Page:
The herbal supplement St. John’s wort may interact with Otezla. Some people use this herb for depression and other conditions.

Taking Otezla with St. John’s wort can make your body get rid of Otezla too quickly. This lowers the level of Otezla in your body and makes the drug less effective.

If you use St. John’s wort, talk with your doctor before taking Otezla. They’ll likely recommend that you stop taking the herb during your Otezla treatment.

Otezla interactions with vitamins

There are currently no reports of Otezla interacting with vitamins. But this doesn’t mean that vitamin interactions won’t be recognized in the future.

For this reason, it’s still important to check with your doctor or pharmacist before taking any of these products while taking Otezla.

Does Otezla interact with food?

There are currently no reports of Otezla interacting with food. If you have questions about eating certain foods during your treatment with Otezla, talk with your doctor.

Does Otezla interact with vaccines?

No vaccines have been reported to interact with Otezla. Talk with your doctor if you have questions about getting vaccines while you’re taking Otezla.

Does Otezla interact with lab tests?

There aren’t any lab tests known to interact with Otezla. If you’re concerned about having lab tests during your Otezla treatment, talk with your doctor.

Does Otezla interact with cannabis or CBD?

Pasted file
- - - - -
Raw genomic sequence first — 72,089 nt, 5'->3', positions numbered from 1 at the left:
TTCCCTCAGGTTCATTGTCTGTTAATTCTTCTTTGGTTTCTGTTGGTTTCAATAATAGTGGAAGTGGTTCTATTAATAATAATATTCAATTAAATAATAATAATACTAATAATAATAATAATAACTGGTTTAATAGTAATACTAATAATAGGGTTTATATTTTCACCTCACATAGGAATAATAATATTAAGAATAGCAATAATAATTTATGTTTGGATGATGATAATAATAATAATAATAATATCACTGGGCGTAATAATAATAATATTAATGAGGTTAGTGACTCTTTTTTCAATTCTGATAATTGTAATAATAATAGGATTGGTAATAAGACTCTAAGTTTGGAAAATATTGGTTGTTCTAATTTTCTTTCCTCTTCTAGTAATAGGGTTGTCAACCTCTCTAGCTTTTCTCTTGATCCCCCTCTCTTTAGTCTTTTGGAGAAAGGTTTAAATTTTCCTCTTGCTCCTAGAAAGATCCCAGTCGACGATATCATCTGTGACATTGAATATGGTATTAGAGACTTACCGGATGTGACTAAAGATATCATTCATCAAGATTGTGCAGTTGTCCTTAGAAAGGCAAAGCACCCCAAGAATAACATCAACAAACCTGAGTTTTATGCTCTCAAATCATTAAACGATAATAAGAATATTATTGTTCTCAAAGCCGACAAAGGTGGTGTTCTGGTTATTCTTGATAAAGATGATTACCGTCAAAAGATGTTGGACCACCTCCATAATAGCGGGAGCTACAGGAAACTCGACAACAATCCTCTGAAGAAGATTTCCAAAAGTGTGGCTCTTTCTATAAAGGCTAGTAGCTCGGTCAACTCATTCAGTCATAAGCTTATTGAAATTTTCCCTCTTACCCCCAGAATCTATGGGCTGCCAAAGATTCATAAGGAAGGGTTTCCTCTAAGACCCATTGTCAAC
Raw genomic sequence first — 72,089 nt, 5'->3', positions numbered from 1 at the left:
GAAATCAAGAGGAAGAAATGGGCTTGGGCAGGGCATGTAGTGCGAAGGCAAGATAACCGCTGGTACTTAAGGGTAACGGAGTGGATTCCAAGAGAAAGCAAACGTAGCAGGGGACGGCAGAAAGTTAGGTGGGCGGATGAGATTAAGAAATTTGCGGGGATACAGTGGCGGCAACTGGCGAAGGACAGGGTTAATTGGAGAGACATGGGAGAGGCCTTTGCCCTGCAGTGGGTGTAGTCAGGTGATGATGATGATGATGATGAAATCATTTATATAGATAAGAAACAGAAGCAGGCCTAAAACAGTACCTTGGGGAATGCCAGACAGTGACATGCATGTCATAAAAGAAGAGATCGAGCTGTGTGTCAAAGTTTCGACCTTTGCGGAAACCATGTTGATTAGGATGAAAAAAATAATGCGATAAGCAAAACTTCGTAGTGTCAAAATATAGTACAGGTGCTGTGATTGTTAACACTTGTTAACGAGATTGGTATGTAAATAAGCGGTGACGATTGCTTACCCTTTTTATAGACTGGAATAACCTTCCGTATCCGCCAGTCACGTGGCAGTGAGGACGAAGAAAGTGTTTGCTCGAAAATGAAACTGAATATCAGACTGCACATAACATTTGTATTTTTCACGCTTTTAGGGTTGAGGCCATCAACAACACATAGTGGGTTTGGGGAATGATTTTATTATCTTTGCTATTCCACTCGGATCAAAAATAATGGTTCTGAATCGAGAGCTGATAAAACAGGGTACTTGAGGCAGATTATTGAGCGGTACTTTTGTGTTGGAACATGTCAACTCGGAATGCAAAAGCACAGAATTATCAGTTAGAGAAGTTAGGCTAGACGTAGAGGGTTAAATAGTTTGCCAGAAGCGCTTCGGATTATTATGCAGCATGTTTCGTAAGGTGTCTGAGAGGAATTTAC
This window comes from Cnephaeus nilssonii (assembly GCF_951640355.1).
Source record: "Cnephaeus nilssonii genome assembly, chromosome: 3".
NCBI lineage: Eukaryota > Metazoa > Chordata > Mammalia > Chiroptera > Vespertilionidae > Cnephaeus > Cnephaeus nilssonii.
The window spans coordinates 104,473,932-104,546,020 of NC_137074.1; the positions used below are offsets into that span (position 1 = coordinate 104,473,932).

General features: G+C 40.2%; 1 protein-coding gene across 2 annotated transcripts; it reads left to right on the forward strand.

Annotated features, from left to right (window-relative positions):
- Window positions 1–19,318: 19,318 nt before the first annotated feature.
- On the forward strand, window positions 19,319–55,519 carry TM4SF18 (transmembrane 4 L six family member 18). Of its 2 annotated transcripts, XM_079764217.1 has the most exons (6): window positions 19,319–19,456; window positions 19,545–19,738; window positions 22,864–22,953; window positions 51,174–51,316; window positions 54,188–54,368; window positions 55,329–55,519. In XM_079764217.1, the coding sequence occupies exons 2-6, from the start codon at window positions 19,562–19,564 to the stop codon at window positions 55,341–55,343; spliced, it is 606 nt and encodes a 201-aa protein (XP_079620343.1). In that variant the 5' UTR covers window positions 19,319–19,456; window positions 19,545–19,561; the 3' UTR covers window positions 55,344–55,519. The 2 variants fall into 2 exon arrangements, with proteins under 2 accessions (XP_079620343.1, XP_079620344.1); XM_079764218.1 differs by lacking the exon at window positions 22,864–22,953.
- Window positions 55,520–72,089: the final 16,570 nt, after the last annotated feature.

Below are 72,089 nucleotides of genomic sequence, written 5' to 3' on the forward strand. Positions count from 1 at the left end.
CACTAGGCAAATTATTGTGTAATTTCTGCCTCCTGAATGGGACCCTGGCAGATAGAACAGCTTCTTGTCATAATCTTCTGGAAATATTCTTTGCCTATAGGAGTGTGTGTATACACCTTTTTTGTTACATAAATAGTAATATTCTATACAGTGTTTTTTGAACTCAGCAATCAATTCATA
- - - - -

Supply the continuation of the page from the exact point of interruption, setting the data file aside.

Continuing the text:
There are currently no reports of Otezla interacting with cannabis (commonly called marijuana) or cannabis products such as cannabidiol (CBD). But as with any drug or supplement, talk with your doctor before using cannabis with Otezla.

Note: Cannabis is illegal at a federal level but is legal in many states to varying degrees.

Certain medical conditions or other health factors may raise the risk of interactions with Otezla. Before taking Otezla, talk with your doctor about your health history. They’ll determine whether Otezla is right for you.

Health conditions or other factors that might interact with Otezla include:

Severe kidney problems. If you have severe kidney problems, your body may not be able to get rid of Otezla as well as it should. In this case, your doctor may prescribe a lower dosage of Otezla for you. Before you start Otezla treatment, be sure to talk with your doctor about your health history.

Problems with weight loss. Taking Otezla can decrease your appetite, which may lead to weight loss. If you have concerns about weight loss, talk with your doctor before taking this drug. They’ll likely monitor your weight periodically during your Otezla treatment.

Pregnancy. It is not known whether Otezla is safe to take during pregnancy. Before you start Otezla treatment, let your doctor know if you’re pregnant or planning to become pregnant. They’ll discuss safe treatment options with you.

Breastfeeding. It’s not known whether it’s safe to take Otezla while breastfeeding. If you’re breastfeeding or planning to do so, let your doctor know before you take Otezla. They can discuss your options with you.